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Novel Ideas

Three literary luminaries share what they’re reading right now.

Maw Shein Win (left), Vanessa Hua (middle), Ingrid Rojas Contreras (right)

Photo: Vanessa Hua by Andria Lo; Ingrid Rojas Contreras by Jeremiah Barber


It isn't all bad news out there… Across the country, poetry reading is on the rise, and in the Bay Area, where one finds a diverse representation of voices, the literary community is flourishing. Here are the lit picks of local pros.

Invisible Gifts ($14, Manic D Press, 2018)
Next Up: “I’m currently working on a new book for Omnidawn slated for publication fall 2020. Some of the poems are about the ways in which we are physically, emotionally and psychologically contained, and how we challenge those containers.”
Lit Pick: “I’m loving Moon: Letters, Maps, Poems ($16, Tarpaulin Sky Press, 2018) by local author Jennifer S. Chang. The collection is a hybrid book that blends poetry and fact, mythologies and lists. The language is so precise, compelling and moving—beautiful restraint—an umbrella of leaves feeding hungry infant silkworms.”
Guilty Pleasure: “I mainly read poetry these days. But every Labor Day weekend, I go to Sea Ranch with my family and friends, and we get a stack of trashy magazines—Us Weekly, Star, In Touch—and read them on the beach. We don’t have a TV. ... So for us, it’s a decadent thing to do.”

A River of Stars ($27, Ballantine Books, 2018)
Next Up: “Years ago, I was watching a documentary about China and up flashed a photo of Chairman Mao surrounded by girls dressed like bobby- soxers. I then discovered that he loved to ballroom dance—and that a special troupe of teenage girls was selected to partner with him on the dance floor and in the bedroom. My next novel is my conception of one of his lovers on the eve of the Cultural Revolution.”
Lit Pick: Last Boat Out of Shanghai ($28, Ballantine Books, 2019) by Helen Zia. She’s a longtime Bay Area journalist and activist. The book is about the occupation of Shanghai by Japan, China’s Civil War and its aftermath, told through the eyes of children. There’s a contemporary relevance in thinking about the refugee crisis and families being separated at the border. On the craft level, I admire how she shifted so seamlessly between the personal and the national.”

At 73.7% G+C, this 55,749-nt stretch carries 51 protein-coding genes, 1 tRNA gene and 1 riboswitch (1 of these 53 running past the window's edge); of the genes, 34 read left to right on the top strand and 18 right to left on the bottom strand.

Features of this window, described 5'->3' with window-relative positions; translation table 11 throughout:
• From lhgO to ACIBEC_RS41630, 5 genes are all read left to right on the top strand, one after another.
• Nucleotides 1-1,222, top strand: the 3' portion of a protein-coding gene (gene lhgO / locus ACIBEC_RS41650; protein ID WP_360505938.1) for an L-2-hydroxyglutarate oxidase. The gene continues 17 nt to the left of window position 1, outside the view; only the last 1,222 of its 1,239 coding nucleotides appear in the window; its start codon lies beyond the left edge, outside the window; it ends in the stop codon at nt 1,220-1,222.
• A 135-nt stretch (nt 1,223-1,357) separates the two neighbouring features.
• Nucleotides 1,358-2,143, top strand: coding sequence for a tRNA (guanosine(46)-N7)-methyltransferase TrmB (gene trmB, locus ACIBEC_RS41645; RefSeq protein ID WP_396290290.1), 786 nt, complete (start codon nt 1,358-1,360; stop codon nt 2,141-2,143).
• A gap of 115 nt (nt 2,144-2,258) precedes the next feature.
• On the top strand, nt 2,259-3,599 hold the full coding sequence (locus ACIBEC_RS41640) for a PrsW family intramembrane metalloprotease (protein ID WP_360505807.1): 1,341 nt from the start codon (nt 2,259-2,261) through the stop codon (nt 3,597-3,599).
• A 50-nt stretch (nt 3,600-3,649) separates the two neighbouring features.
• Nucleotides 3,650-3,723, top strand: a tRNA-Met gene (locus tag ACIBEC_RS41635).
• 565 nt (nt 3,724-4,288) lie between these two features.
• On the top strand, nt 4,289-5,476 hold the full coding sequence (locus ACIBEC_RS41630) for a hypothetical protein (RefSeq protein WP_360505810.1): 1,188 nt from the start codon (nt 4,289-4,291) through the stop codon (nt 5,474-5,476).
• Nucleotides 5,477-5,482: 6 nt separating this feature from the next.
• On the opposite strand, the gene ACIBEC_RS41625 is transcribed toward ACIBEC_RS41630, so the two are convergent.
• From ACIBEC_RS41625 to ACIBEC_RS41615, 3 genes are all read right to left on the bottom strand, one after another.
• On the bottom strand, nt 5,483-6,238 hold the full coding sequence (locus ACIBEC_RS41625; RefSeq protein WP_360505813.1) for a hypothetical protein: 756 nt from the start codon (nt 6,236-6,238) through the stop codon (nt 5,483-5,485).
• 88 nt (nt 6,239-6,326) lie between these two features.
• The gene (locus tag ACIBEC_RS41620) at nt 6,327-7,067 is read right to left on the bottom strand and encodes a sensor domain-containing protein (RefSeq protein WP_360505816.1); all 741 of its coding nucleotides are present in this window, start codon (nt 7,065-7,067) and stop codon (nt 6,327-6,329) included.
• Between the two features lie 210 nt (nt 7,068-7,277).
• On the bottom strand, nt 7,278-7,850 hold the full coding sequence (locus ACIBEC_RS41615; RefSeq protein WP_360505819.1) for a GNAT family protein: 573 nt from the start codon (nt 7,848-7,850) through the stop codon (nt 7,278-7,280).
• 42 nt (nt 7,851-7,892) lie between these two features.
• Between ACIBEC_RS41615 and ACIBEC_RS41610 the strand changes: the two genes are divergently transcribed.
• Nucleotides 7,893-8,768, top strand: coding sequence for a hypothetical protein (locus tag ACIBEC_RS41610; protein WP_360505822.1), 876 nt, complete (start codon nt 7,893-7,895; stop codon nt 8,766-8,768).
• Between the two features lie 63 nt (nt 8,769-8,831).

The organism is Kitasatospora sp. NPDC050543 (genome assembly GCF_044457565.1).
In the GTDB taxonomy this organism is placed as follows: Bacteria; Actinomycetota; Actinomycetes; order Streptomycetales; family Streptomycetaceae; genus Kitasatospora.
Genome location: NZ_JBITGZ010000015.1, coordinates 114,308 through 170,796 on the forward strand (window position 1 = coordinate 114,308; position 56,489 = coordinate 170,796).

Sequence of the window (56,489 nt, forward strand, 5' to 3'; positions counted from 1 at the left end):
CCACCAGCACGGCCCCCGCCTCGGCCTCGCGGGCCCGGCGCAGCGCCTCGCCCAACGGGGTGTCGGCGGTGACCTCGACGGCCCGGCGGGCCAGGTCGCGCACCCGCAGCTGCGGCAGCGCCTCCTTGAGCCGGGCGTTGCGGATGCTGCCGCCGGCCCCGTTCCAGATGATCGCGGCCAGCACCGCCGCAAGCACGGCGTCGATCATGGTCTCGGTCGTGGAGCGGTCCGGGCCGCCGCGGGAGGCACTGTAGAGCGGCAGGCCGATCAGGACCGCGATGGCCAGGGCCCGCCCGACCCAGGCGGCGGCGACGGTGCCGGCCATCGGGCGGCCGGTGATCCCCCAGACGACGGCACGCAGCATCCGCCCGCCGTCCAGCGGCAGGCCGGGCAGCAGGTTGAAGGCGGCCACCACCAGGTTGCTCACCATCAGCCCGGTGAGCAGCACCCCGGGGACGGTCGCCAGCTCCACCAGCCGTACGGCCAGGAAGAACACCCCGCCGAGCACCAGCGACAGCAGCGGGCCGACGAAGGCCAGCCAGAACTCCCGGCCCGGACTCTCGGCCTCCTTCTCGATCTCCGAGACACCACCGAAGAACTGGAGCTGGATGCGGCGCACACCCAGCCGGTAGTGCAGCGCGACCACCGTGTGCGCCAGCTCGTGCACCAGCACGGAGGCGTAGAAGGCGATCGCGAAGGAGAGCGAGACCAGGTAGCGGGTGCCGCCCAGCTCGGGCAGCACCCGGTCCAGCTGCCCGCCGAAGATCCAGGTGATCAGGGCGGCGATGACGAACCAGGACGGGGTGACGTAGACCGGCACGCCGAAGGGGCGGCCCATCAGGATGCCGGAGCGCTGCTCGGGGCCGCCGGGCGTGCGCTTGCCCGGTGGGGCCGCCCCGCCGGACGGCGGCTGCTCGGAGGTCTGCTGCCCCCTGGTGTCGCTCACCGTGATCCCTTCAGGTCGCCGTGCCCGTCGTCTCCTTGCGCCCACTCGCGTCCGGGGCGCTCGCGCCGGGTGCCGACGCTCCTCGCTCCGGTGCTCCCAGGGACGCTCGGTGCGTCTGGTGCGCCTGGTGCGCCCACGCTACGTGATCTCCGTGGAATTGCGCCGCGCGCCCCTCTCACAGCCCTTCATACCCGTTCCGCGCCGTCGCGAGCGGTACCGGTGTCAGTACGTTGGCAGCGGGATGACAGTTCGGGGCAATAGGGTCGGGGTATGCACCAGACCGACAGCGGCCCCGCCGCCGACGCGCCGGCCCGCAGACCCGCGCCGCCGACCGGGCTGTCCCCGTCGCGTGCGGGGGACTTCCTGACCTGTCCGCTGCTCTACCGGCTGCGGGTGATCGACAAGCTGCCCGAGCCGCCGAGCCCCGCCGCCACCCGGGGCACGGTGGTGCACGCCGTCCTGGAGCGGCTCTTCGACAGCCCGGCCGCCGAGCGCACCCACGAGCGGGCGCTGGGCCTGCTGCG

Guilty Pleasure: “When we were in Hawaii last year, someone had left behind Liane Moriarty’s... what is it? Big Little Lies ($16, Penguin Random House, 2017)? So I started it. But I didn’t feel guilty. I just felt like reading it.”

Fruit of the Drunken Tree ($27, Doubleday, 2018)
Next Up: “A family memoir revolving around my grandfather, who was a curandero (faith healer). People would say he had the power to move clouds. He was supposed to teach what he knew to a son, but my mother was the only person to whom he felt he could pass on his knowledge. And because she was a woman, it wasn’t allowed.”
Lit Pick: “Right now I’m reading Retablos: Stories From a Life Lived Along the Border ($16, City Lights Publishers, 2018). Octavio Solis grew up at the border, and he based the book on devotional paintings that people [in Catholic communities] commission as a way to thank God. He took that idea and wrote these very short pieces that describe dramatic events from his childhood. I’ve been reading it in bed at night; it’s taking me a long time to get through it, but it allows each moment to be like a painting that you remember.”
Guilty Pleasure: “When I want to relax, I’ll read M.F.K. Fisher. I’m vegetarian, but I love reading about all the meat she cooks.”


Originally published in the March issue of San Francisco 

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